Neuropediatrics 2015; 46 - PS01-23
DOI: 10.1055/s-0035-1550690

Hypomyelination without Hypogonadotropic Hypogonadism and Hypodontia as a Variant of 4H Syndrome

A. Bley 1, M. Nickel 1, N. Wolf 2, U. Löbel 1, A. Kohlschütter 1
  • 1Universitätsklinik Hamburg Eppendorf, Hamburg, Germany
  • 2Department of Child Neurology, VU University Medical Center, Amsterdam, The Netherlands

Case Study: We investigated a 24-year-old woman because of a slowly progressive neurological disease and white matter abnormalities detected on MRI. She had been a child with normal psychomotor development until the age of 9 years, when progressive myopia was recognized. Toward the end of her high school years, cognitive deterioration and abnormalities of her speech and gait were noted, and she became frustrated and depressed. At the age of 23 years, she had a first grand mal seizure. On examination, the leading symptoms were difficulties with free walking, slow speech, one-sided cataract, and mild peripheral neuropathy. MRI of her brain suggested a primary hypomyelination, eventually shown to be because of a compound heterozygosity for mutations in the POLR3B gene, a finding typical of 4H syndrome (Omim #614381).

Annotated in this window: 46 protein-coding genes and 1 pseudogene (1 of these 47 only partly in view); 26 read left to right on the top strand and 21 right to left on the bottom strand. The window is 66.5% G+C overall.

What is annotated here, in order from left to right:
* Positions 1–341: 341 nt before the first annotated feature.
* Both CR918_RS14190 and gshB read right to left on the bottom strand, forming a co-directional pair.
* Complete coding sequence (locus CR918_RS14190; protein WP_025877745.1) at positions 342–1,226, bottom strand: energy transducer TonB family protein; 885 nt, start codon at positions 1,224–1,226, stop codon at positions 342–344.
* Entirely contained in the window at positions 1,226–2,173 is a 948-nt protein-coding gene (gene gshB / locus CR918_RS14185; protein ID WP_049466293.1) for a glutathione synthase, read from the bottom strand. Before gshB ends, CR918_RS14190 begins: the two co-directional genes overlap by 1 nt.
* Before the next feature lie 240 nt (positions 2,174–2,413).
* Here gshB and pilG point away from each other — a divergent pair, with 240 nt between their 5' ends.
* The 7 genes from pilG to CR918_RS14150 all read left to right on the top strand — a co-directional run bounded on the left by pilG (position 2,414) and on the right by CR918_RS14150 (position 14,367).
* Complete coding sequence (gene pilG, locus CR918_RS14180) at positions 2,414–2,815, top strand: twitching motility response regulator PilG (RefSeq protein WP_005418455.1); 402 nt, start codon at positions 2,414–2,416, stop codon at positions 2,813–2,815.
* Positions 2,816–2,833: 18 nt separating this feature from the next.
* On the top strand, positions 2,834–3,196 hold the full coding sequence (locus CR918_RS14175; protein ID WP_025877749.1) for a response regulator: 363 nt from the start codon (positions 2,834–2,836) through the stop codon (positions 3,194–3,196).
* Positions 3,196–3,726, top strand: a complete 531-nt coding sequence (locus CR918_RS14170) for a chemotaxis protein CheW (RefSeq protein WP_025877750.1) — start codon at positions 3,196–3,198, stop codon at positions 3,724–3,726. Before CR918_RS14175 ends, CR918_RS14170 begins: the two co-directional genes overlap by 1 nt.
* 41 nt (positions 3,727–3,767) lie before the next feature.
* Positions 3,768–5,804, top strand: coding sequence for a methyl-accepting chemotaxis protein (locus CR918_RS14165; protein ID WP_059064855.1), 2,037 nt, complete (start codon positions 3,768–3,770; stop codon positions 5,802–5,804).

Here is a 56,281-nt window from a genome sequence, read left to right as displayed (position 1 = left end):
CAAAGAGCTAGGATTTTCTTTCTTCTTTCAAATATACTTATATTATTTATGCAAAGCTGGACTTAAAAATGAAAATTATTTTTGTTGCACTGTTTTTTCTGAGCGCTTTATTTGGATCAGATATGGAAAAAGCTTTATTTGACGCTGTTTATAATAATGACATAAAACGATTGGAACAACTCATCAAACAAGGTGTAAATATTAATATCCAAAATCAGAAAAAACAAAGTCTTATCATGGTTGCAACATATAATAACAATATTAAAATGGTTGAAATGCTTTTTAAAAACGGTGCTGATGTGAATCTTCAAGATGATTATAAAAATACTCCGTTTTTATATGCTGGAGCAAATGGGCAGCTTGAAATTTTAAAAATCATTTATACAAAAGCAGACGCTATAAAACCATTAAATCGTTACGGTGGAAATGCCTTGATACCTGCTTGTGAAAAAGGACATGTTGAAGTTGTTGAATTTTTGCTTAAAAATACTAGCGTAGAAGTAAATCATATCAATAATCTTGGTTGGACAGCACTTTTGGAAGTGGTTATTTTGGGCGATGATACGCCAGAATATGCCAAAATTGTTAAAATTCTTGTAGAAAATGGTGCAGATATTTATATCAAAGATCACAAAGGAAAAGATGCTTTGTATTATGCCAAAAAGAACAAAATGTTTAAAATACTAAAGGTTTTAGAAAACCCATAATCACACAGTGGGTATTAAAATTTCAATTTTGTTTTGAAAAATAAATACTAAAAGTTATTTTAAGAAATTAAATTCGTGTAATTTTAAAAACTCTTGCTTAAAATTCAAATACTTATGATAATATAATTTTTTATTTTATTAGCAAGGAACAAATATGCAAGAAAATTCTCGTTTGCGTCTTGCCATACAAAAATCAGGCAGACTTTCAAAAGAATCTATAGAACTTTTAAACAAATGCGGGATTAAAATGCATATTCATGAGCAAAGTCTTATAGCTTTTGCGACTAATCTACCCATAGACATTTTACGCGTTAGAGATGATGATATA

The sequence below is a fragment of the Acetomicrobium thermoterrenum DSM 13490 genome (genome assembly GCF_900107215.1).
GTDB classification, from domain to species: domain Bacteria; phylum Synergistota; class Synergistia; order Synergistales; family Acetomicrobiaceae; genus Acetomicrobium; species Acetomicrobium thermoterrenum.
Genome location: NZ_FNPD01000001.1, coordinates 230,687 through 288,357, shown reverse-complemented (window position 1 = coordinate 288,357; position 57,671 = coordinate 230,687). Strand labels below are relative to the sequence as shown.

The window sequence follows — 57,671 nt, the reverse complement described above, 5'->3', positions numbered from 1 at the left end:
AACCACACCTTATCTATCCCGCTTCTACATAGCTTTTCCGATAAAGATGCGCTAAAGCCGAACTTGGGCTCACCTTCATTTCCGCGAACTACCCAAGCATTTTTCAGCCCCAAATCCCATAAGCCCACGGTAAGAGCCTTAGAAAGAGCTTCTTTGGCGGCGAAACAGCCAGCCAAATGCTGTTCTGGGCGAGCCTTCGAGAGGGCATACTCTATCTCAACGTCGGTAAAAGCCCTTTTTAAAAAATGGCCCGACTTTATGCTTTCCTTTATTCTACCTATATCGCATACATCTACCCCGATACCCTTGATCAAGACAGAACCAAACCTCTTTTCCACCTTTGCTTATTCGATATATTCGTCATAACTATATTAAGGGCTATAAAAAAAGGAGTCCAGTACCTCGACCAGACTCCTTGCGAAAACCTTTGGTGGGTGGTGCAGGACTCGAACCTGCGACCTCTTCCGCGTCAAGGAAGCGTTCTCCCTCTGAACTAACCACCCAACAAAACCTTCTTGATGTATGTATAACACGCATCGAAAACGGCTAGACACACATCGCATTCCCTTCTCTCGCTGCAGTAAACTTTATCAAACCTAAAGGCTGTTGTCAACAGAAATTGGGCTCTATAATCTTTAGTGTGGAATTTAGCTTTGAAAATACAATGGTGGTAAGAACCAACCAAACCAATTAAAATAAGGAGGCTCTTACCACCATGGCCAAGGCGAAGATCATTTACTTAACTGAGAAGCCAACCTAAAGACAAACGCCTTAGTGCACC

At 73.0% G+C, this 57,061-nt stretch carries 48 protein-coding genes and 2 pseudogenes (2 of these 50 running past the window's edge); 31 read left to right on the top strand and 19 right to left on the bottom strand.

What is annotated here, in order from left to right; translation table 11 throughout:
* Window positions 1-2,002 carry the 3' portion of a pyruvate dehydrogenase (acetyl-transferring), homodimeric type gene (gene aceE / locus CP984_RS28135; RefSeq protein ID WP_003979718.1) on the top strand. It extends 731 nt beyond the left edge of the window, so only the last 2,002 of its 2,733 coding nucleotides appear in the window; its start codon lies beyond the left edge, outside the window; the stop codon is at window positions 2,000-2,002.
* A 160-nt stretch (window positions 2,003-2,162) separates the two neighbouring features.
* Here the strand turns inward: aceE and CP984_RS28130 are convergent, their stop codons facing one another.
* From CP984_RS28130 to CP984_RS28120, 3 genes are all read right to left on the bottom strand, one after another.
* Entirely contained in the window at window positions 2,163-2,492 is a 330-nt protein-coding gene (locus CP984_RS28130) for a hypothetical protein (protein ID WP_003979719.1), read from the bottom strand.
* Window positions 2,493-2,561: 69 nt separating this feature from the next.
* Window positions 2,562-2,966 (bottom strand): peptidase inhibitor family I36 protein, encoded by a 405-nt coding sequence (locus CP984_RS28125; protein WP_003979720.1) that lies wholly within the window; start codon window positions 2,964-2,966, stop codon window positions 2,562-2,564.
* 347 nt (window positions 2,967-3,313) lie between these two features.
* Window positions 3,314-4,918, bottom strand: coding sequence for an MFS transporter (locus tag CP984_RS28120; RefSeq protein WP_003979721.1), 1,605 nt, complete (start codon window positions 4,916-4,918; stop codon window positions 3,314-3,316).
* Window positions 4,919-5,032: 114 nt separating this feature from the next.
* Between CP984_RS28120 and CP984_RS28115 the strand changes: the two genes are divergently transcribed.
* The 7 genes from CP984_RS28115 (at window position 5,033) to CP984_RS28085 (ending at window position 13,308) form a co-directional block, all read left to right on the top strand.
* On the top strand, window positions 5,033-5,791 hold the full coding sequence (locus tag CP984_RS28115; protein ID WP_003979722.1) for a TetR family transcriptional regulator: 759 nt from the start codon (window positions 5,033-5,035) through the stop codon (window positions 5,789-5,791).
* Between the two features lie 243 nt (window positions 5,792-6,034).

Conclusion: This case of “4H syndrome” is remarkable for the absence of hypogonadotropic hypogonadism and hypodontia, and the characteristic symptoms of the classical syndrome. In the increasingly wide differential diagnosis of hypomyelinating leukodystrophies, “4H syndrome” with POLR3B mutations must be considered also in the absence of the classical stigmata.

Keywords: leukoencephalopathy, hypomyelination, 4H.